The Attorney General has written about his perception of the role of contempt of court in the internet age.

He contrasted "major news organisations, which on the whole act in a responsible and measured manner" with "the inhabitants of the Internet" who he said "often feel themselves to be unconstrained by the laws of the land".

He acknowledged the difficulties with attempting to police the internet but said that it didn't follow that because enforcing the law could not be perfect and universal, there is no point in doing anything at all.

He said because in one particular case (i.e. Barton) he thought that a tweet was improper but unlikely to cause serious prejudice or impede the course of justice, it should not be assumed that another tweet about another case would not require action under the Contempt of Court Act.

The same might apply in the event of any further Twitter activity similar to that seen last summer when Ryan Giggs's name was widely tweeted in defiance of the anonymity order and injunction granted by the High Court. Disobeying court orders is a different brand of contempt of court to the 'criminal reporting' contempt covered elsewhere in this article, but the vigilance of the Attorney General is likely to apply to both equally.

Secrecy of Jury deliberations

In another legal development, the Times tried to challenge its conviction under another part of the Contempt of Court Act, which protects the secrecy of jury deliberations. The foreman of a jury (Mr Seckerson) contacted the Times and spoke of his concerns about the outcome of a shaken baby case, and the use of expert medical evidence, on the strength of which the newspaper published two articles. They were prosecuted under that Act and Mr Seckerson was fined £500 and the Times £15,000 with £27,000 in costs.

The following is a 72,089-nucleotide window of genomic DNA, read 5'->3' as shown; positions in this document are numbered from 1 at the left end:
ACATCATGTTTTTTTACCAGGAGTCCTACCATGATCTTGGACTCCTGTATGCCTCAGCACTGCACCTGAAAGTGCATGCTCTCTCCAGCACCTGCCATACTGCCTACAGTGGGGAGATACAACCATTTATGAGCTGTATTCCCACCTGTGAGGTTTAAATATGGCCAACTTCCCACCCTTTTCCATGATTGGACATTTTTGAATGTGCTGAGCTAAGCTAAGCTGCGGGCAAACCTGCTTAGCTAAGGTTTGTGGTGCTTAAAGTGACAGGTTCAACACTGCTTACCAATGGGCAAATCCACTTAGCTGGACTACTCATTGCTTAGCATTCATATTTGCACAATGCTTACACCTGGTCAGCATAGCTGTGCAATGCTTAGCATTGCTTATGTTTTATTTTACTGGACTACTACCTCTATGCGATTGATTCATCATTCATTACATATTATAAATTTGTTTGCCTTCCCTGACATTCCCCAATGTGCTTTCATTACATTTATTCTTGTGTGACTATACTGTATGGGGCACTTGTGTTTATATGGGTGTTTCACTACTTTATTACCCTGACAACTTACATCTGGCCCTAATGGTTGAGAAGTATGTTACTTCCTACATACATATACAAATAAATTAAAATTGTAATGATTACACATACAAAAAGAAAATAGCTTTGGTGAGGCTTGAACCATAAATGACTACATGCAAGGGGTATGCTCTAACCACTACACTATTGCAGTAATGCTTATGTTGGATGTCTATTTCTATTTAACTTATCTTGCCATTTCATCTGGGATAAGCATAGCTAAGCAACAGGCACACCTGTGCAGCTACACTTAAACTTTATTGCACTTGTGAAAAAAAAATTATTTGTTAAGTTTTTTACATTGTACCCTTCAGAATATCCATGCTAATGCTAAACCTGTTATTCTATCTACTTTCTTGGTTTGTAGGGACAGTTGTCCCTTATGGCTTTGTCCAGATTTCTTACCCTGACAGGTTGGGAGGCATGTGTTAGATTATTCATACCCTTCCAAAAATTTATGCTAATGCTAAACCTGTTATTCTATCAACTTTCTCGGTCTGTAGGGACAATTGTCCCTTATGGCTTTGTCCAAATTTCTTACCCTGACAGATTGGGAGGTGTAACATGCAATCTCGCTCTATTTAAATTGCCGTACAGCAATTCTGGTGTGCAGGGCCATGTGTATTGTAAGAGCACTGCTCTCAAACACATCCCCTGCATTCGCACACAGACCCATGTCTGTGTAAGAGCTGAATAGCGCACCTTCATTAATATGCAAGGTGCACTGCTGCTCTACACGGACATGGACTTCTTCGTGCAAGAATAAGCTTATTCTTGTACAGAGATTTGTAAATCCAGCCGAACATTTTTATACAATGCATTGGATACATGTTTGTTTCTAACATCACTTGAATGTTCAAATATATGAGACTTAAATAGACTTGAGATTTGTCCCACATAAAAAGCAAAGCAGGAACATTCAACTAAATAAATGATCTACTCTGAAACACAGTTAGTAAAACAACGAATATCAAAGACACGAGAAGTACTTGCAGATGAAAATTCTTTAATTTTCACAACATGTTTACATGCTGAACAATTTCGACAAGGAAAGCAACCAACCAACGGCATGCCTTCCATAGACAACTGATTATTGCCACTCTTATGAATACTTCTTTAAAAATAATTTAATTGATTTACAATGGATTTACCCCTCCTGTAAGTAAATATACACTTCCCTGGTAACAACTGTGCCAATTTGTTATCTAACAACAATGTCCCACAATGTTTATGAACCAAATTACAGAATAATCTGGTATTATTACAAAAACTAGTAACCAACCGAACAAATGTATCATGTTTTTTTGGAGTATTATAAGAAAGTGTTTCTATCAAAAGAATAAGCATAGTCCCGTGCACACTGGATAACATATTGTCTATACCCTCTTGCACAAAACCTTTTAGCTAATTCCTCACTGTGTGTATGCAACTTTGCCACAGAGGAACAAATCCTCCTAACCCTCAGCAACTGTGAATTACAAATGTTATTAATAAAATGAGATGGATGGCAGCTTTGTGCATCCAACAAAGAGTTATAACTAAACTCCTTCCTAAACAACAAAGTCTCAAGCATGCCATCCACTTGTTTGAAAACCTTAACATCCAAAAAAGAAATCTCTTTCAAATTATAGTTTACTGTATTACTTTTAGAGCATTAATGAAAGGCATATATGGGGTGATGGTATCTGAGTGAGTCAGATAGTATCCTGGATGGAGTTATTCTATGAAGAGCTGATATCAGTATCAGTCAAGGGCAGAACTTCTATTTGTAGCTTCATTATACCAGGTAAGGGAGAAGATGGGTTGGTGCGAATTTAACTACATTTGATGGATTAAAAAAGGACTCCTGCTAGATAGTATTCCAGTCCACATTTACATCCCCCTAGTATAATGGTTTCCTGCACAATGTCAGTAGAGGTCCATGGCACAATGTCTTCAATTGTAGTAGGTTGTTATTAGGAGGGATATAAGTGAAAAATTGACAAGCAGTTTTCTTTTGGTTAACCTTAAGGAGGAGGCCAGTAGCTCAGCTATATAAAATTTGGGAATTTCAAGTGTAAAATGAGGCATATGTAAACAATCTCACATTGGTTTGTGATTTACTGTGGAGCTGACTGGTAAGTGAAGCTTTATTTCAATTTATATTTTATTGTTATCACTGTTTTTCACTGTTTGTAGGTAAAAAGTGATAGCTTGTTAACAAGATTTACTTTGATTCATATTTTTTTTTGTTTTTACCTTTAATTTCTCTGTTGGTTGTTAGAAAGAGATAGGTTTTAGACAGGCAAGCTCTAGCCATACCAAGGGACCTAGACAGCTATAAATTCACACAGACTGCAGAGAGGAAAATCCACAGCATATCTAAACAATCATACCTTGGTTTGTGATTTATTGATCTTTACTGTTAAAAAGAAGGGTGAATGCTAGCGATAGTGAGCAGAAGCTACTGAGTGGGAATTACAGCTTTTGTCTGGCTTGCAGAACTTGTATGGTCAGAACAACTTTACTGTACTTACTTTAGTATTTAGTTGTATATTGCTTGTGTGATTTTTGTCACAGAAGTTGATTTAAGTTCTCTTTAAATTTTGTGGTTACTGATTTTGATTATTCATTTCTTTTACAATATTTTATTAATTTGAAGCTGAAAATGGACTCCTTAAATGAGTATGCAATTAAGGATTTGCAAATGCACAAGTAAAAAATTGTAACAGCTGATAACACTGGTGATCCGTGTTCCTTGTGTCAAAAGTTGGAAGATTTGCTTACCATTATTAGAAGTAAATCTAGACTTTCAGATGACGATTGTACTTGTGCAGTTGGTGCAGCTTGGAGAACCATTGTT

The Times tried to challenge this in Europe but the European Court of Human Rights ruled the challenge inadmissible. The conviction and fines were not a breach of the Article 10 right to freedom of expression. The secrecy of jury deliberations is a crucial and legitimate feature of English trial law, and the Attorney General had adopted a proportionate approach by basing the contempt action only on small sections of the articles. The absolute rule about confidentiality during and after jury deliberations is compatible with Article 10.


The message for broadcasters and others seeking to cover criminal proceedings and the events leading up to a trial starting with arrest, is increasingly to be cautious and take legal advice.

No photographs should ever be published without legal advice once a case is "live".

Particular attention and training should be given to those who will be employing social media such as Twitter to report on or express opinions about anything to do with criminal process. This is especially relevant since the Lord Chief Justice allowed Court reporting on Twitter as of December 2011.

The content of this article is intended to provide a general guide to the subject matter. Specialist advice should be sought about your specific circumstances.

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Nick Armstrong